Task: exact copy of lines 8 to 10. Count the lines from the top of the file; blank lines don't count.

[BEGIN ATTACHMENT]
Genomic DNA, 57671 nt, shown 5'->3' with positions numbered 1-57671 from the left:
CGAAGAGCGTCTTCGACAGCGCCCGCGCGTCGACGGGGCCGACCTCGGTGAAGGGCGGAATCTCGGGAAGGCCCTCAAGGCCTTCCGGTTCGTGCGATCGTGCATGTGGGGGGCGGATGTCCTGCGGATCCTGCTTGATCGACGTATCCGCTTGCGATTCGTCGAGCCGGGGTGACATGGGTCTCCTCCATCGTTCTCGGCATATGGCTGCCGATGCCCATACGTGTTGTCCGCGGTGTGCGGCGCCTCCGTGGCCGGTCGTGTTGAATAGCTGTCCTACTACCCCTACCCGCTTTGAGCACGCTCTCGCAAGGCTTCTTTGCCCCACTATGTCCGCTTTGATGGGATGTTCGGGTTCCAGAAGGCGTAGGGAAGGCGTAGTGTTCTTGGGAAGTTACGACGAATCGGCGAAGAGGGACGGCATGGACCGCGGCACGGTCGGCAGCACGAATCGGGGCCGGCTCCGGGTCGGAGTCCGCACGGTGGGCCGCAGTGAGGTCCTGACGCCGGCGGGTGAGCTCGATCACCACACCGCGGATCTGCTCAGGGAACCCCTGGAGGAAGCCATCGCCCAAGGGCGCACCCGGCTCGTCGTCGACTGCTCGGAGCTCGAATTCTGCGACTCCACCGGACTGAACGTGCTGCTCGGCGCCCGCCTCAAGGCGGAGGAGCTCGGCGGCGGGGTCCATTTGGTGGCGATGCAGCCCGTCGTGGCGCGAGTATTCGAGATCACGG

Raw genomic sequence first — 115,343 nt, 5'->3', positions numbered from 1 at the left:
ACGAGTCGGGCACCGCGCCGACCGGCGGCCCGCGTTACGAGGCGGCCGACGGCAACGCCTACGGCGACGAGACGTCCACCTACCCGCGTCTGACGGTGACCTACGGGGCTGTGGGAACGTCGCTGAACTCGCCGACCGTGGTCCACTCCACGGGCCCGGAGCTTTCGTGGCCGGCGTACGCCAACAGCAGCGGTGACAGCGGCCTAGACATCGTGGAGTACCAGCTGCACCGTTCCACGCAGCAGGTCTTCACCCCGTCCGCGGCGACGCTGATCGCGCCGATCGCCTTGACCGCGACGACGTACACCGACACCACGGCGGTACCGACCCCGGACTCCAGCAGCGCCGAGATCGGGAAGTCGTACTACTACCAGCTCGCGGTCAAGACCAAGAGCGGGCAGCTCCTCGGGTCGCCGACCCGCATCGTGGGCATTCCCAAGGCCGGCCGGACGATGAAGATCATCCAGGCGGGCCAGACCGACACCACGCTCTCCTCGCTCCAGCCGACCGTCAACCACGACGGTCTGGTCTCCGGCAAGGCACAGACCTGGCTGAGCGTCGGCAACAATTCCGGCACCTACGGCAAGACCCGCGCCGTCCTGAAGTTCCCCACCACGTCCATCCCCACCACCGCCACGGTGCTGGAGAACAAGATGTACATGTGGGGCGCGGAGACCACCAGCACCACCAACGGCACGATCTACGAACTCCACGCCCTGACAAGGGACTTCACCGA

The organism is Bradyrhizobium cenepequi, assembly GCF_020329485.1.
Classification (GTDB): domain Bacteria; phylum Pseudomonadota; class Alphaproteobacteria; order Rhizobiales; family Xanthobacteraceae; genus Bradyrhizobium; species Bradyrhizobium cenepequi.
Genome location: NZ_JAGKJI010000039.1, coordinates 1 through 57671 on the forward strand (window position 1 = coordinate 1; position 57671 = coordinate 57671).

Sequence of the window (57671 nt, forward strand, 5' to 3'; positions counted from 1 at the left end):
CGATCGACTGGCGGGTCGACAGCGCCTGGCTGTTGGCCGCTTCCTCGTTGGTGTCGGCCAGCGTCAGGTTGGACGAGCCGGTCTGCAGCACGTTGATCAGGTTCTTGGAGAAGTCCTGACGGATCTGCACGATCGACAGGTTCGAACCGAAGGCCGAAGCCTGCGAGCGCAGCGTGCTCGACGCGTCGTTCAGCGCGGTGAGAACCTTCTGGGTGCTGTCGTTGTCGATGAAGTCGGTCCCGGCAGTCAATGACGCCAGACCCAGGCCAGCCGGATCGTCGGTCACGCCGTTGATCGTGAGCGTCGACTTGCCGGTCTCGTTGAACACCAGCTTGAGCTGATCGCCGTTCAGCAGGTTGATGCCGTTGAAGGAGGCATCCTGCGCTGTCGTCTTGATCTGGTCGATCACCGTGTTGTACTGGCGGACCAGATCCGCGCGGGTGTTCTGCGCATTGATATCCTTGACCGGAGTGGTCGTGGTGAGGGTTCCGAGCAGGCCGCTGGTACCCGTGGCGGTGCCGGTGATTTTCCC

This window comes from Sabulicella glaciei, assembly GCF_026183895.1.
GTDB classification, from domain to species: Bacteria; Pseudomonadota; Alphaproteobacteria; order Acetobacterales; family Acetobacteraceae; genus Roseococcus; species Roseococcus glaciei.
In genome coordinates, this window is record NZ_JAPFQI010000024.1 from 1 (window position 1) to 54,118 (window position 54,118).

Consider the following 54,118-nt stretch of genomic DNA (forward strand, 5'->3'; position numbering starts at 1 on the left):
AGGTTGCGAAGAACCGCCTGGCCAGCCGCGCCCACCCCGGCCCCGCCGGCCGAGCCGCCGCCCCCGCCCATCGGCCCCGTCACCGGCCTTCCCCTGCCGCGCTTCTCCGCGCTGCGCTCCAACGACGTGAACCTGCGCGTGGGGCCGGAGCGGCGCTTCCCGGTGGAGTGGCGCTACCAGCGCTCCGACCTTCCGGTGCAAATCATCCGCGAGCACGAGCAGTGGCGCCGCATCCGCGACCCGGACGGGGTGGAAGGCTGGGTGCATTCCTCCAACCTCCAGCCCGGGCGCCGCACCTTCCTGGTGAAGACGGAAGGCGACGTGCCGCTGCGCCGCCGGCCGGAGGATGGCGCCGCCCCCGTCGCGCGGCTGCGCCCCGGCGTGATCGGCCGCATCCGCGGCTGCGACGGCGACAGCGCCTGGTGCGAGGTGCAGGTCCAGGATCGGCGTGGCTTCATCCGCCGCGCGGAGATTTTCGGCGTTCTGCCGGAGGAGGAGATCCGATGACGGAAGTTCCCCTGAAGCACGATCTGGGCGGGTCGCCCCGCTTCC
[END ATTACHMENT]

Sequence of the window (57671 nt, forward strand, 5' to 3'; positions counted from 1 at the left end):
CGATCGACTGGCGGGTCGACAGCGCCTGGCTGTTGGCCGCTTCCTCGTTGGTGTCGGCCAGCGTCAGGTTGGACGAGCCGGTCTGCAGCACGTTGATCAGGTTCTTGGAGAAGTCCTGACGGATCTGCACGATCGACAGGTTCGAACCGAAGGCCGAAGCCTGCGAGCGCAGCGTGCTCGACGCGTCGTTCAGCGCGGTGAGAACCTTCTGGGTGCTGTCGTTGTCGATGAAGTCGGTCCCGGCAGTCAATGACGCCAGACCCAGGCCAGCCGGATCGTCGGTCACGCCGTTGATCGTGAGCGTCGACTTGCCGGTCTCGTTGAACACCAGCTTGAGCTGATCGCCGTTCAGCAGGTTGATGCCGTTGAAGGAGGCATCCTGCGCTGTCGTCTTGATCTGGTCGATCACCGTGTTGTACTGGCGGACCAGATCCGCGCGGGTGTTCTGCGCATTGATATCCTTGACCGGAGTGGTCGTGGTGAGGGTTCCGAGCAGGCCGCTGGTACCCGTGGCGGTGCCGGTGATTTTCCC

This window comes from Sabulicella glaciei, assembly GCF_026183895.1.